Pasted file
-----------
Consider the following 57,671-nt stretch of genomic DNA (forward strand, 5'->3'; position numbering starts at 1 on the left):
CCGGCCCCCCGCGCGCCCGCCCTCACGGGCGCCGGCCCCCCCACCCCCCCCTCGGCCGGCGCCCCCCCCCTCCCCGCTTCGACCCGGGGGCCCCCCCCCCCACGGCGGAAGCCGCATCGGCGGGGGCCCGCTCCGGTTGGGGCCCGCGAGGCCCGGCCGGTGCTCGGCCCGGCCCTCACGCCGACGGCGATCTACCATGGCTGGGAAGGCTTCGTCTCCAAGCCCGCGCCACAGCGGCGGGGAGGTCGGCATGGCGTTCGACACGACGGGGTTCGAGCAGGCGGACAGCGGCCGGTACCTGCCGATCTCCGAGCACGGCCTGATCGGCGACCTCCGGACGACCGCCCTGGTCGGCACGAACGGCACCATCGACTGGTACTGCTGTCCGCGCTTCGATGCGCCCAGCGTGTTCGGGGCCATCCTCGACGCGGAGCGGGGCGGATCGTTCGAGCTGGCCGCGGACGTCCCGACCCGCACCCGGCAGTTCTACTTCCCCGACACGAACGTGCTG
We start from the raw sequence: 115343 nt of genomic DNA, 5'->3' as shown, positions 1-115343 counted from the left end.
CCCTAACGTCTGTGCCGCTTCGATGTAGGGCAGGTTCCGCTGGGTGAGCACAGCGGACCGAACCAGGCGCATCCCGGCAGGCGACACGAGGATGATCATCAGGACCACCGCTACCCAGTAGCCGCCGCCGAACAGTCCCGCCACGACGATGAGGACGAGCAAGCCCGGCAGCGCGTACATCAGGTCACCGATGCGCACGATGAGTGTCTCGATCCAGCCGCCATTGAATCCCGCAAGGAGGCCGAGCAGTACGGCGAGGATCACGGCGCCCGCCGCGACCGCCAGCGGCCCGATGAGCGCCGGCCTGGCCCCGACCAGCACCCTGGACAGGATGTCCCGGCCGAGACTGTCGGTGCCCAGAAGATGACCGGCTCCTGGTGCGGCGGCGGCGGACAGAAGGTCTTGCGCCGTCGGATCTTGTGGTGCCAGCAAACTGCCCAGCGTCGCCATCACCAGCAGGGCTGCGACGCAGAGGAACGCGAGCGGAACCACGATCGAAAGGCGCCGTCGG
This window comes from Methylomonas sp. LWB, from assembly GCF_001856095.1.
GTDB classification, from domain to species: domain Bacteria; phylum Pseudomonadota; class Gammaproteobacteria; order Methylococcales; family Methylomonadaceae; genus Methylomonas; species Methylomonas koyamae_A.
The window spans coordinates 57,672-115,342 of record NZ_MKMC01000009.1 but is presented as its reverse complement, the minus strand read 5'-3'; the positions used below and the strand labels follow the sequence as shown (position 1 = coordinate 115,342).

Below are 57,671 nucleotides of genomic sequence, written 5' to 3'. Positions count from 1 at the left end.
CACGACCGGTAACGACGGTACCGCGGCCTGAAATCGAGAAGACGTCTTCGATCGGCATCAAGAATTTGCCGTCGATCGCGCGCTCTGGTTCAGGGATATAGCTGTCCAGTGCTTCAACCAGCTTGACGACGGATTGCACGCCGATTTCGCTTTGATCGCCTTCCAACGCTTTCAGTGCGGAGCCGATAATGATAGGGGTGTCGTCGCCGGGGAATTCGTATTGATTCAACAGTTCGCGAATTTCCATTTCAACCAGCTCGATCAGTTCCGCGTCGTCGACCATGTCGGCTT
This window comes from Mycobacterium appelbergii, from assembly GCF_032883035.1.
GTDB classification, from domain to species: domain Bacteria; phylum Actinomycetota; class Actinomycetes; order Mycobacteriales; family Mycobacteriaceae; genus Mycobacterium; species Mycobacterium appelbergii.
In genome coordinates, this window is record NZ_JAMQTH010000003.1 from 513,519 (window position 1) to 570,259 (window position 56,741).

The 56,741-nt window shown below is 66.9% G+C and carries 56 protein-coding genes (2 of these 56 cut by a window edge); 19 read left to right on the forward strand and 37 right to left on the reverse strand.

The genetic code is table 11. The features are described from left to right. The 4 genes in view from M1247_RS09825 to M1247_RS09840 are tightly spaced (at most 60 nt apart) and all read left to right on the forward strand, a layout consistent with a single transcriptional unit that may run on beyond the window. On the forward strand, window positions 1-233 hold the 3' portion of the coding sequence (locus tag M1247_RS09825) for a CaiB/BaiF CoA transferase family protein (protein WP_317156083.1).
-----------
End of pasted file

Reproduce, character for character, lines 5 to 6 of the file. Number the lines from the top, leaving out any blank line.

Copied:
This window comes from Methylomonas sp. LWB, from assembly GCF_001856095.1.
GTDB classification, from domain to species: domain Bacteria; phylum Pseudomonadota; class Gammaproteobacteria; order Methylococcales; family Methylomonadaceae; genus Methylomonas; species Methylomonas koyamae_A.